Medical Library Association. (2020, August 4). MLA InSight Initiative: Search Once, Twice, Then Ask Your Librarian [Video]. YouTube. https://www.youtube.com/watch?v=En-2ZSDnJz4
Recently Published Work from KCU Faculty, Staff and Students
Roxana Beladi, COM 2021, Kyle Varkoly, COM 2021 – published in Current Neuropharmacology: “Serine Proteases and Chemokines in Neurotrauma; New Targets for Immune Modulating Therapeutics in Spinal Cord Injury”
Elise Craig, DO, GME Resident – published in The Journal of the American Osteopathic Association: “Poor match rates of osteopathic applicants into ACGME dermatology and other competitive specialties”
Matthew Daggett, DO, GME Faculty, Adnan Saithna, MD, GME Faculty – published in Arthroscopy Techniques: “Percutaneous Anterior Cruciate Ligament Repair With Needle Arthroscopy and Biological Augmentation”
Huy Doan, COM 2022 - published in American Journal of Opthalmology Case Reports: "Reperfusion of retinal ischemia in retinal occlusive vasculitis with nicotinic acid and infliximab in Adamantiades-Behçet's disease"
Michael Guan, COM 2021 – published in Clinical Neurophysiology: “Postictal generalized electroencephalographic suppression following electroconvulsive therapy: Temporal characteristics and impact of anesthetic regimen”
Perwaiz Nawabi, COM 2022 – published in Journal of Surgical Case Reports: “Surgical management of a massive choledochal cyst”
Linda Niessen, DMD, Vice Provost for Oral Health - published in Dental Clinics of North America: "Innovations in Geriatric Oral Health Care"
Robert Rogers, MA, PhD, Phase I Director - published in Autophagy: “Guidelines for the use and interpretation of assays for monitoring autophagy (4th edition)”
Adnan Saithna, MD, GME Faculty - published in Orthopaedic Journal of Sports Medicine: "Risk Factors for Rapid Chondrolysis After Partial Lateral Meniscectomy: A Scoping Review of the Literature"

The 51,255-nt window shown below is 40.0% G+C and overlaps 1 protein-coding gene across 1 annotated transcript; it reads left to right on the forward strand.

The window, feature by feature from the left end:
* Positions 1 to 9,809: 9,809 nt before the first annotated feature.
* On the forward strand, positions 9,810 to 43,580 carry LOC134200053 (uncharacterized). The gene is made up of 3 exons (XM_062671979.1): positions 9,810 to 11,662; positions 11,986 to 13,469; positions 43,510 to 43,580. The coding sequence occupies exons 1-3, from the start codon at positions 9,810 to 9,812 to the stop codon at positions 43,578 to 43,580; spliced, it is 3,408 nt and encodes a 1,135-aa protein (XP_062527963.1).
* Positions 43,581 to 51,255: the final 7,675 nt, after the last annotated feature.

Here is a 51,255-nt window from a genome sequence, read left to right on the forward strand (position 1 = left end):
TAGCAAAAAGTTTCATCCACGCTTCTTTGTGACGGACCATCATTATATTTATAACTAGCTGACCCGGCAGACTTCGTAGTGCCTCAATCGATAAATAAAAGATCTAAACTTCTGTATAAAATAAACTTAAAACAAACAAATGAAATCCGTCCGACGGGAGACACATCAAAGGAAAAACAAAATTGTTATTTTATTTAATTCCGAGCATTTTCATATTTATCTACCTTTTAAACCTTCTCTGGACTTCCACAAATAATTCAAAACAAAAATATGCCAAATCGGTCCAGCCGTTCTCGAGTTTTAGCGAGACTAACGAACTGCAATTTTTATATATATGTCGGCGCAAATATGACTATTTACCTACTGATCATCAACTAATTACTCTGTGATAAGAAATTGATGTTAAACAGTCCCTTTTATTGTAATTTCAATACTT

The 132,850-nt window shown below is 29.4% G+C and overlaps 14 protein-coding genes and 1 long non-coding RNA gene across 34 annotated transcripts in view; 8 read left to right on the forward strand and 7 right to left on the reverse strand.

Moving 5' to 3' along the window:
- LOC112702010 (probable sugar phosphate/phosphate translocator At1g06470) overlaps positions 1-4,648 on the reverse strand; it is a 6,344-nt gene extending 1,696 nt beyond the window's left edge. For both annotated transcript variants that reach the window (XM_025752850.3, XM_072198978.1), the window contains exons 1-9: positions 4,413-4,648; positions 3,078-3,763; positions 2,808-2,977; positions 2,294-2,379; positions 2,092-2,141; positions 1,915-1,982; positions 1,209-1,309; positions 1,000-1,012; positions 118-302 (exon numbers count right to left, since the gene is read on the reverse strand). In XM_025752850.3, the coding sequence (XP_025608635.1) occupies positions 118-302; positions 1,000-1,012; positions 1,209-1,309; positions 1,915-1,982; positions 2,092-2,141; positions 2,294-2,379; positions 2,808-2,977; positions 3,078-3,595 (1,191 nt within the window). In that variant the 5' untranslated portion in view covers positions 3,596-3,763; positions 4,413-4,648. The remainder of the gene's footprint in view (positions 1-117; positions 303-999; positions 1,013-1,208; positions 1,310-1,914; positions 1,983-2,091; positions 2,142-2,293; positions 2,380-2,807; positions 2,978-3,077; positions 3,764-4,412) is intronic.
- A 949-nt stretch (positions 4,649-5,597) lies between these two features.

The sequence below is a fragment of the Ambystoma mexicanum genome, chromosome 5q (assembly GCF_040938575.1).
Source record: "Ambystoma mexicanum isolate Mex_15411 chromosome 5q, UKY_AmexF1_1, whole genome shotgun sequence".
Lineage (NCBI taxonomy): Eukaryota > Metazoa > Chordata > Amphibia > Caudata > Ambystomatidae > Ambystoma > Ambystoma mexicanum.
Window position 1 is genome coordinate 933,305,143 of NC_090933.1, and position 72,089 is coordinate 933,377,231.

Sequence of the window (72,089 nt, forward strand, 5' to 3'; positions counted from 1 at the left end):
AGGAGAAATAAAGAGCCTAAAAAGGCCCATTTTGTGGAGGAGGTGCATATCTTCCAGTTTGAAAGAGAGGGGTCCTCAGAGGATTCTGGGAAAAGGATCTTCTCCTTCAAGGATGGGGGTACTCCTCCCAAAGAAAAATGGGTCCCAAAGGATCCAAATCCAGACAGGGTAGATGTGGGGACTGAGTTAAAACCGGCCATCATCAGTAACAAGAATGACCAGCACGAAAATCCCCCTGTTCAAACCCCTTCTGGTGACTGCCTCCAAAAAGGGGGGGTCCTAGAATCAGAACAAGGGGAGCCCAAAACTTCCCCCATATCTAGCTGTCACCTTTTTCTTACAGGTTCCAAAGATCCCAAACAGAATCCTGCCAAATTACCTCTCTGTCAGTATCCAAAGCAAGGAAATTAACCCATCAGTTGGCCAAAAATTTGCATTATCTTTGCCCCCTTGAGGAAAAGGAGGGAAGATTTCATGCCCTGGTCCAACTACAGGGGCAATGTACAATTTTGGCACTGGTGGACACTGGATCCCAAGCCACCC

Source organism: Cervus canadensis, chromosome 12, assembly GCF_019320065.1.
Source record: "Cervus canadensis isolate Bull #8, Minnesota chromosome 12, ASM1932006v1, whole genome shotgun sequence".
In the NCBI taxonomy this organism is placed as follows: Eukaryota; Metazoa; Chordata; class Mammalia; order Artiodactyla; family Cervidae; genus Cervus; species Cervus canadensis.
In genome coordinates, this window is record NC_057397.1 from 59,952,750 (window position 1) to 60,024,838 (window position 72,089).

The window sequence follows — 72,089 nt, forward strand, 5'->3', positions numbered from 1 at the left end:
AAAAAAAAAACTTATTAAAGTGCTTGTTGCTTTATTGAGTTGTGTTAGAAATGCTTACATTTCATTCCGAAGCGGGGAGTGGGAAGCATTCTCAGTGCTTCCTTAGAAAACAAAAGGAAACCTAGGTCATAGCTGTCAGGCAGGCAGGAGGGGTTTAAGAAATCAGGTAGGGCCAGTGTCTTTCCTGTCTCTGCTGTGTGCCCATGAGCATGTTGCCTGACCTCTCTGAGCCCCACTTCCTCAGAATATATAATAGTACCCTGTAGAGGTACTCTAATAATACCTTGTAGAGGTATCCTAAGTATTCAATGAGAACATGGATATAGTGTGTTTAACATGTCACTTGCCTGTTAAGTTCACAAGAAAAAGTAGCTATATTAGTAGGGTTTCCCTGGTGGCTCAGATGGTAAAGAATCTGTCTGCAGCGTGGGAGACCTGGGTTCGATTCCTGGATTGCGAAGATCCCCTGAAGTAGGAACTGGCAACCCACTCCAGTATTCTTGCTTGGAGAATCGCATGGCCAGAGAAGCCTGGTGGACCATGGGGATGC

Christopher Surek, Assistant Professor, Anatomy – published in Aesthetic Surgery Journal: “A New Target for Temple Volumization? An Anatomical and Ultrasound Guided Study of the Intermediate Temporal Fat Pad”
Huy Tran, COM 2022 – published in Translational Research: “Pain in sickle cell disease: current and potential translational therapies”
Mentioned as a "must-read" during the KCU International Women's Day presentation, "The Immortal Life of Henrietta Lacks," by Rebecca Skloot, is a story of race relations, modern medicine, and bioethics.
From the publisher's description: "Her name was Henrietta Lacks, but scientists know her as HeLa. She was a poor Southern tobacco farmer, yet her cells--taken without her knowledge--became one of the most important tools in medicine. The first "immortal" human cells grown in culture, they are still alive today, though she has been dead for more than sixty years. HeLa cells were vital for developing the polio vaccine; uncovered secrets of cancer and viruses; helped lead to in vitro fertilization, cloning, and gene mapping; and have been bought and sold by the billions. Yet Henrietta Lacks is buried in an unmarked grave. Her family did not learn of her "immortality" until more than twenty years after her death, when scientists began using her husband and children in research without informed consent. The story of the Lacks family is inextricably connected to the dark history of experimentation on African Americans, the birth of bioethics, and the legal battles over whether we control the stuff we are made of."
Interested in reading more? Use our contactless checkout service to check this fascinating book out of our library!